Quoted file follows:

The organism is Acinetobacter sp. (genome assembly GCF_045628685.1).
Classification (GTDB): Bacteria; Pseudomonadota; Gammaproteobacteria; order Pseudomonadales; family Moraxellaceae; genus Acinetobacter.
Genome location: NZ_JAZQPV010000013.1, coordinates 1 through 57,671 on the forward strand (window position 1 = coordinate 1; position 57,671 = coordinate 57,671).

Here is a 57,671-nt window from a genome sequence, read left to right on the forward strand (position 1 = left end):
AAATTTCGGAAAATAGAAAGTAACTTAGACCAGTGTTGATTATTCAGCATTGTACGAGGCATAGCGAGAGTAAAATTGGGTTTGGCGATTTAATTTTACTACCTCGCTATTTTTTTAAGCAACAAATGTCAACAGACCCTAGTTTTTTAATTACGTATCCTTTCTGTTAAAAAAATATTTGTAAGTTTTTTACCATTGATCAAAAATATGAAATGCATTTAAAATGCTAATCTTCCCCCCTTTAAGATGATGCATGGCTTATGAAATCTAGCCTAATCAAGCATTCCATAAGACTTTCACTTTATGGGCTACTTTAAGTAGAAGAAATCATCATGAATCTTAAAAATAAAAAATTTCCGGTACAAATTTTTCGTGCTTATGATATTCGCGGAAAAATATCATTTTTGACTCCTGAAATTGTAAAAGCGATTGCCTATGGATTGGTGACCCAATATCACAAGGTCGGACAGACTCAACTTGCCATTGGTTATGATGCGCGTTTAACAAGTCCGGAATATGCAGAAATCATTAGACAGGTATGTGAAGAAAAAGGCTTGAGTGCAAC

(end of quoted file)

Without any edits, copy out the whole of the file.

The organism is Acinetobacter sp. (genome assembly GCF_045628685.1).
Classification (GTDB): Bacteria; Pseudomonadota; Gammaproteobacteria; order Pseudomonadales; family Moraxellaceae; genus Acinetobacter.
Genome location: NZ_JAZQPV010000013.1, coordinates 1 through 57,671 on the forward strand (window position 1 = coordinate 1; position 57,671 = coordinate 57,671).

Here is a 57,671-nt window from a genome sequence, read left to right on the forward strand (position 1 = left end):
AAATTTCGGAAAATAGAAAGTAACTTAGACCAGTGTTGATTATTCAGCATTGTACGAGGCATAGCGAGAGTAAAATTGGGTTTGGCGATTTAATTTTACTACCTCGCTATTTTTTTAAGCAACAAATGTCAACAGACCCTAGTTTTTTAATTACGTATCCTTTCTGTTAAAAAAATATTTGTAAGTTTTTTACCATTGATCAAAAATATGAAATGCATTTAAAATGCTAATCTTCCCCCCTTTAAGATGATGCATGGCTTATGAAATCTAGCCTAATCAAGCATTCCATAAGACTTTCACTTTATGGGCTACTTTAAGTAGAAGAAATCATCATGAATCTTAAAAATAAAAAATTTCCGGTACAAATTTTTCGTGCTTATGATATTCGCGGAAAAATATCATTTTTGACTCCTGAAATTGTAAAAGCGATTGCCTATGGATTGGTGACCCAATATCACAAGGTCGGACAGACTCAACTTGCCATTGGTTATGATGCGCGTTTAACAAGTCCGGAATATGCAGAAATCATTAGACAGGTATGTGAAGAAAAAGGCTTGAGTGCAAC